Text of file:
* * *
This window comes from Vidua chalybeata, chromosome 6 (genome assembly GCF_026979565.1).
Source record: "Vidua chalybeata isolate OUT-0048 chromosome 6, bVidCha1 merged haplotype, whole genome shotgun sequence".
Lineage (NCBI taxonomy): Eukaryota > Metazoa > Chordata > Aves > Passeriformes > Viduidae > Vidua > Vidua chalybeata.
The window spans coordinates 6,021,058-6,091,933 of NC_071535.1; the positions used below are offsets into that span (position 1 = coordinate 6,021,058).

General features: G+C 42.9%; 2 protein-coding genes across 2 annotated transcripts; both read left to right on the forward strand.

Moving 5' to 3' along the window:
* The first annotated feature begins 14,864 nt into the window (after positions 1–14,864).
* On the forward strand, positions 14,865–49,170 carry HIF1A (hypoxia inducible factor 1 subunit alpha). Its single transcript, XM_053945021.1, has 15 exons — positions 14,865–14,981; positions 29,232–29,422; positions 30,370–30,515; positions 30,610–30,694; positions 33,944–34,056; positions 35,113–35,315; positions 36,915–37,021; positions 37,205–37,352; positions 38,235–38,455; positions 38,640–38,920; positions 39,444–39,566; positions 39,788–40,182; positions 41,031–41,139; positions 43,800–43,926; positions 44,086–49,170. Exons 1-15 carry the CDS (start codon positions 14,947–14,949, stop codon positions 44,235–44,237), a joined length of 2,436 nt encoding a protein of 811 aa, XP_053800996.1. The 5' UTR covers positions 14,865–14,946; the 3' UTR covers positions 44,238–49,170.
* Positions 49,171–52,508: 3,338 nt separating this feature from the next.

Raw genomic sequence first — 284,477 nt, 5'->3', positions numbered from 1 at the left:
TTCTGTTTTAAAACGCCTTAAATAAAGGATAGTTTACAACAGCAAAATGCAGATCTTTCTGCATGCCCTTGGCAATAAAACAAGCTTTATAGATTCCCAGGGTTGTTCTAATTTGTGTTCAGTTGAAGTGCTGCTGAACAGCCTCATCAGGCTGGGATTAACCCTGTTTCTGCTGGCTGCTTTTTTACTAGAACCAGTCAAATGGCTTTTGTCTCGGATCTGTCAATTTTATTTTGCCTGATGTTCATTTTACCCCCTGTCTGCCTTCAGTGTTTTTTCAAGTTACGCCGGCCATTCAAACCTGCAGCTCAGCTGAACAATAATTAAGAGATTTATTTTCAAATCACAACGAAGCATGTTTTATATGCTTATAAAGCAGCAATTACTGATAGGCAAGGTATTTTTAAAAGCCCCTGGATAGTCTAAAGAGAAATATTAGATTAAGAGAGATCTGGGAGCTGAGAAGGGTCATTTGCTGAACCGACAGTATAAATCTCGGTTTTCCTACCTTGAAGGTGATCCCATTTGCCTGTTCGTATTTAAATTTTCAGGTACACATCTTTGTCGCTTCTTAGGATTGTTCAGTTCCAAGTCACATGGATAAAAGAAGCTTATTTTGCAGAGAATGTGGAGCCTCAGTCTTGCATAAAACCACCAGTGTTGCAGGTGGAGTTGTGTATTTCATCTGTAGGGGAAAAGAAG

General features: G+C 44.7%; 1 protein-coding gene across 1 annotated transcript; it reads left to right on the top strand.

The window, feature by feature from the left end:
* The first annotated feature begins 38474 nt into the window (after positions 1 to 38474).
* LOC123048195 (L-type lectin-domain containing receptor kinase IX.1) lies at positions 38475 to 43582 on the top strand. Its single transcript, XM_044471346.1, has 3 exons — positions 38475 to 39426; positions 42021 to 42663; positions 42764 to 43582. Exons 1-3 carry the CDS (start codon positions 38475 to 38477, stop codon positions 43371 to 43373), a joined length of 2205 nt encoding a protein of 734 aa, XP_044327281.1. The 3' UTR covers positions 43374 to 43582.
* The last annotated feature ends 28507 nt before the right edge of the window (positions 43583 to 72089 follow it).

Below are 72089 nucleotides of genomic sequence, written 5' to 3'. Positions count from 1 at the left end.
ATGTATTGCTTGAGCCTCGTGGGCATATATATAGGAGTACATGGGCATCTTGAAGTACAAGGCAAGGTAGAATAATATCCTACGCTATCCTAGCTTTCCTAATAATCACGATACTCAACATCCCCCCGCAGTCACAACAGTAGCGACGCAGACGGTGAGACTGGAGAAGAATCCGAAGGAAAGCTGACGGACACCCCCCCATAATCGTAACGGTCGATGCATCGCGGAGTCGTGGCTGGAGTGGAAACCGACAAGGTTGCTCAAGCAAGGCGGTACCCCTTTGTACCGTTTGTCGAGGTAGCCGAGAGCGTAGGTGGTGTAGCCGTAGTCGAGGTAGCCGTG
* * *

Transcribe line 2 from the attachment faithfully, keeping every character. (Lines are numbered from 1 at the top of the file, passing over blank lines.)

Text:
Source record: "Vidua chalybeata isolate OUT-0048 chromosome 6, bVidCha1 merged haplotype, whole genome shotgun sequence".